Chapter 16: The Unnamed
They slogged through the frosty waters of the mountain stream as quickly as they could, the sound of chopper blades rising in the distance buoying Kerri’s spirits and driving her on nearly as fast as the threat of Darren looming somewhere behind them.
“Kerri, the chopper’s there. How far are you?”
“Hard to say. Ten minutes? We’ve got to keep to the stream and it’s not a straight shot.”
“Alright, I’ll let them know, just try to get there as fast as you can.”
“Working on it,” she puffed, moving her sodden feet faster by sheer willpower.
A few minutes later, though, Jim’s voice returned, swearing into the receiver. “No, tell them not to leave! I’ve still got a line on at least two people down there! Kerri? You there? The chopper’s had to move off. Darren rushed the shore when they came into range and started hurling rocks at them. They tried to hover out of range, but Darren managed to crack the windshield. After that, they said they had to put some distance between the bird and the shore.”
“…How much distance?”
Jim took a deep breath. “Darren’s rock hit them at a half-mile. They’re hovering two miles out until you’re in visual range of the shore.”
Kerri felt her heart sink as Jim spoke, knowing in her gut the chopper pilot wouldn’t chance coming back into range if Darren was able to bring it down just by throwing stones. “I’ll let you know when we’re there,” she said, voice shaking despite her best effort. She wasn’t going to get out of here. And she knew that Jim knew it, too.
“Atta girl,” he choked out in return.
Tiponi suddenly stopped in her tracks.
“Ker? What’s wrong? Why’s she stopped?”
“I don’t know. Tiponi?”
But Tiponi thrust out a cautionary hand, head swiveling about as she listened, gaze sweeping the forest like a hawk.
Suddenly, she froze, eyes fixing on the trees off to the east. Crouching, she drew her knife, stepping carefully back out of the water and letting out a low, predatory hiss.
Following her gaze, Kerri stared at the trees, at first seeing nothing, but then a whisper of shadows caught her eye and she backed immediately away, moving to stand beside Tiponi and placing the moving water firmly between her and the approaching shape.
“Do not fear him.” The Hopi woman’s voice was a calm whisper against the turmoil rocking Kerri’s gut.
“Is it Darren?” she asked, still not able to properly make out the shape moving between the trees, but, no… it couldn’t be. It was too tall, to broad to be a person.
“It’s not Darren,” Jim answered, “He’s still eyeing the chopper from the—wait… Ah, shit, Ker, he’s running, he’s moving fast—northeast out of camp!”
Oh, no, no, no… “Darren’s coming for us,” she whispered. “We need to get back in the water.”
“No,” Tiponi answered, eyes not leaving the shape looming out of the early shadows among the trees. “He comes to his master.”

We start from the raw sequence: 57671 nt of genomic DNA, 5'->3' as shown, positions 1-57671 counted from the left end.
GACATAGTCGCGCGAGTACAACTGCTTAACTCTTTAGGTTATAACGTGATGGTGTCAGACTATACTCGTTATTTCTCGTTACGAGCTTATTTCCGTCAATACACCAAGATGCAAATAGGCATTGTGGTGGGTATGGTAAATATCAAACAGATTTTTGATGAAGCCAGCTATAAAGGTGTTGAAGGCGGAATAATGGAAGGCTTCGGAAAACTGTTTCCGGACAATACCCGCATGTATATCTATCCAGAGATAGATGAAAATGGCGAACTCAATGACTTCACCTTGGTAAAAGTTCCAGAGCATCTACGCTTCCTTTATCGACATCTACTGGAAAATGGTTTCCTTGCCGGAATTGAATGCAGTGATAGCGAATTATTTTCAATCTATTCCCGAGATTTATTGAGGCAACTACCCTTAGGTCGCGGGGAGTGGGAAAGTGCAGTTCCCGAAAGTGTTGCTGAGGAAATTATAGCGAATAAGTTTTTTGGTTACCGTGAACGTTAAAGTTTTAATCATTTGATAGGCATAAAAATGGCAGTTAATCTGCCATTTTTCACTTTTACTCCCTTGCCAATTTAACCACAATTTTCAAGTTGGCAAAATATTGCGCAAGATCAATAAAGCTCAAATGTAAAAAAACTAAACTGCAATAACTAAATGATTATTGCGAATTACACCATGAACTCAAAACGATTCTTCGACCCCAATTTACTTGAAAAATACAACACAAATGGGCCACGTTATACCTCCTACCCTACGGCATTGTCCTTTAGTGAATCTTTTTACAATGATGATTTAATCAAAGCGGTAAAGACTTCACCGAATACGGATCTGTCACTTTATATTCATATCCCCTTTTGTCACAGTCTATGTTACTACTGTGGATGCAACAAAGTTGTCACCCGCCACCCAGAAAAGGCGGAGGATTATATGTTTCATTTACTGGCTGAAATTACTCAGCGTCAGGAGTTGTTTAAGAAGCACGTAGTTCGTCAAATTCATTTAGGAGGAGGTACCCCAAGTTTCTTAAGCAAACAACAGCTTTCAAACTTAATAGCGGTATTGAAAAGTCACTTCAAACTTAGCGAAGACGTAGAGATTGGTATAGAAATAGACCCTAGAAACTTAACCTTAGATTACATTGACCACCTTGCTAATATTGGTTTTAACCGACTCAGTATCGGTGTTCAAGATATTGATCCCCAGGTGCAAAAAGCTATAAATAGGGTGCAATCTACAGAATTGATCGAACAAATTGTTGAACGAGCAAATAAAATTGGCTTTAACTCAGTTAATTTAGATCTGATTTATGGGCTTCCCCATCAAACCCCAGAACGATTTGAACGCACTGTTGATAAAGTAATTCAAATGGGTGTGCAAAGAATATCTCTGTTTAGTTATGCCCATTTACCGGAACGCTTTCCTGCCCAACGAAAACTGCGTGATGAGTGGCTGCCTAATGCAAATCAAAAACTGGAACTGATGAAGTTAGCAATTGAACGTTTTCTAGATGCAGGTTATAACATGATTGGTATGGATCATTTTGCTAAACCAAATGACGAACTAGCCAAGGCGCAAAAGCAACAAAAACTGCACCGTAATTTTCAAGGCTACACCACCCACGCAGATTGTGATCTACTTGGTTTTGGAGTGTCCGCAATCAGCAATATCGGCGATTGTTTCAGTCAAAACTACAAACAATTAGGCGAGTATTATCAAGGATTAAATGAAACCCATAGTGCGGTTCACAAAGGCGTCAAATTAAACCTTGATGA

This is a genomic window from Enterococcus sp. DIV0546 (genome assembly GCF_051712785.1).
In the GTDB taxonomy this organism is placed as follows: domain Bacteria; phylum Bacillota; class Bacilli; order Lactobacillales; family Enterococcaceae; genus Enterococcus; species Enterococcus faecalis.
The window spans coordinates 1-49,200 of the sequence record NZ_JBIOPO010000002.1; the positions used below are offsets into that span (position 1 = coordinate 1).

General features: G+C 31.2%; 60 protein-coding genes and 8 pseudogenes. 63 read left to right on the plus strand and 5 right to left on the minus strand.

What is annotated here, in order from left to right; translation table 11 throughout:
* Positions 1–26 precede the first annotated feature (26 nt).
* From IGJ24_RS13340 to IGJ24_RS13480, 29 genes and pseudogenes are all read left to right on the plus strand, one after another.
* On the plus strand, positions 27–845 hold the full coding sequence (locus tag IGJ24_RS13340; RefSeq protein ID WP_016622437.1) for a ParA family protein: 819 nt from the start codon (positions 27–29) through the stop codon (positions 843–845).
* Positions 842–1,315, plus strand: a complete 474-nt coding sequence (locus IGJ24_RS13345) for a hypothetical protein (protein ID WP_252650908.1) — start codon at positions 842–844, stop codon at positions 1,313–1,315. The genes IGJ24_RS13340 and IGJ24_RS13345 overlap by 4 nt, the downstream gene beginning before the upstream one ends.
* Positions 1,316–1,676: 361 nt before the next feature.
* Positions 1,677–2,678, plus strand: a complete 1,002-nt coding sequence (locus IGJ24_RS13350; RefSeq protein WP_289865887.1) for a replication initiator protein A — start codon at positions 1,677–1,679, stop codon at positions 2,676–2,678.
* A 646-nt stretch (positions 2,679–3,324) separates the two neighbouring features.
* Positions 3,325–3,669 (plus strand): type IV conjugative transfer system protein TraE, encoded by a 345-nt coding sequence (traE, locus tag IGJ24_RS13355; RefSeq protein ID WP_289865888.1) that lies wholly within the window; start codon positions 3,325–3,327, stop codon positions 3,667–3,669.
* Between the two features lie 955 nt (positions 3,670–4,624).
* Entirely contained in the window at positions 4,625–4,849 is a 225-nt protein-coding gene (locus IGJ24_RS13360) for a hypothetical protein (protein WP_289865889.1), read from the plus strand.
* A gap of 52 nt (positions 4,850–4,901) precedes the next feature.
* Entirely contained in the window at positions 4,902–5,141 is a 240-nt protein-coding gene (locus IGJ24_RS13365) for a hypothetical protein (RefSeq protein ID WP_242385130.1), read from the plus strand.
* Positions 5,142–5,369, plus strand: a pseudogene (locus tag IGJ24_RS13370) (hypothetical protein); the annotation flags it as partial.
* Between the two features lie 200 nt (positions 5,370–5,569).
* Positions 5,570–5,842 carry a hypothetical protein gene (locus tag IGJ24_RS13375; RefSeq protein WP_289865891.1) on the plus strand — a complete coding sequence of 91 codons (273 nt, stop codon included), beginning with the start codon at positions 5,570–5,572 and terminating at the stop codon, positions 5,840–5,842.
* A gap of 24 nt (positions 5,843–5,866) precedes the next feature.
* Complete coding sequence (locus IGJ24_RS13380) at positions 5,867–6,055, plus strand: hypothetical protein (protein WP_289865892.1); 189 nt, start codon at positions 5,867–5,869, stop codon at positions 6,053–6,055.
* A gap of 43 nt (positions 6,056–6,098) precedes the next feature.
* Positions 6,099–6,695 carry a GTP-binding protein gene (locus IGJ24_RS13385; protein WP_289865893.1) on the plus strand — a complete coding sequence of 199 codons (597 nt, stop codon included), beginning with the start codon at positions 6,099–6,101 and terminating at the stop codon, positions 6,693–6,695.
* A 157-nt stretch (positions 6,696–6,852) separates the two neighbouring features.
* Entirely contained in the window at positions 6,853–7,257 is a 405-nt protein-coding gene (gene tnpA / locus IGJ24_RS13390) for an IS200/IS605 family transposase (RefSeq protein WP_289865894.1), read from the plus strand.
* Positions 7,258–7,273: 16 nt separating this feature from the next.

“His…” and Kerri turned back to the hulking creature, a wave of dread making her knees go weak and her skin race with numbing prickles. “Oh God…”
“Do not fear him!” she snapped, causing Kerri to straighten and look at her before turning back to the approaching shape. “He may be wicked, but he is starved. He may be cunning, but we are fierce. You must. Not. Fear.”
In the distance, the sound of drums rose on the wind.
Kerri’s heart beat in time with them, thudding nearly out of her chest as she and Tiponi backed away. I must not fear.
It approached slowly, shape coalescing out of the dim light like gathering smoke. The outline of immense, lichen draped antlers loomed above its head among the branches of birch and hemlock, its steps never quickening as it closed on them.
A rush of crashing underbrush jerked Kerri’s attention to the west.
“Kerri, I can see you. Get out of there!”
But there was nowhere to go. Hot tears ran down her cheeks as she watched Darren rushing toward them through the trees.
Tiponi crouched by her side, blade in hand, eyes darting between the two threats. As a last resort, Kerri bent and picked up a heavy rock from the stream bank, needing the reassurance of having a weapon in her hand, primitive as it was.
Turning back, she saw Darren was nearly upon them, moving faster than she would have believed possible, gaze fixed somewhere in the distance over her head…
Then she remembered, the ash…
Mirroring Tiponi’s stance, she crouched, heart soaring when his gaze didn’t track her motions. She could see the whites of his eyes now, and when he was within range of Tiponi’s arm, the Hopi woman suddenly spun and slashed the obsidian blade along his body as he rushed by.
Darren let out a yowl and staggered to the side, enough to catch Kerri’s arcing blow against his temple.
He crumpled, but not for long, rising to all fours and shaking his head like an animal. Kerri staggered backward, her shoulder meeting Tiponi’s as she hurried to do the same. Darren was watching them now. Or, he seemed to be, face tracking their movements as they backed through the underbrush. His lips pulled back to reveal sharp, elongated canines. Tilting his head, Kerri could see tall tufts of black hair topping his now-pointed ears.
A lynx, she thought, her biologist’s need to classify things helping her mind keep focused. He might not be able to see us, but he can certainly hear us.
Orienting on them, he crouched, bunching his body in a cat-like stance as he prepared to pounce.
Kerri’s breath was hissing in and out through her teeth as she readied herself to be taken out by Darren’s sprouting claws.
In the distance, the Unnamed lifted his gnarled hand, a guttural keening rising from its throat.
Kerri shrieked, coiling her arm to swing, but not before a black-tipped arrow erupted from Darren’s chest.
Gasping, Kerri dodged as Darren fell to the ground at her feet, shuffling backward until her back fetched up against the trunk of a tree. Wide-eyed, she looked up to find Mahasani, garbed in ceremonial splendor and flanked by two ash-painted warriors, bows drawn.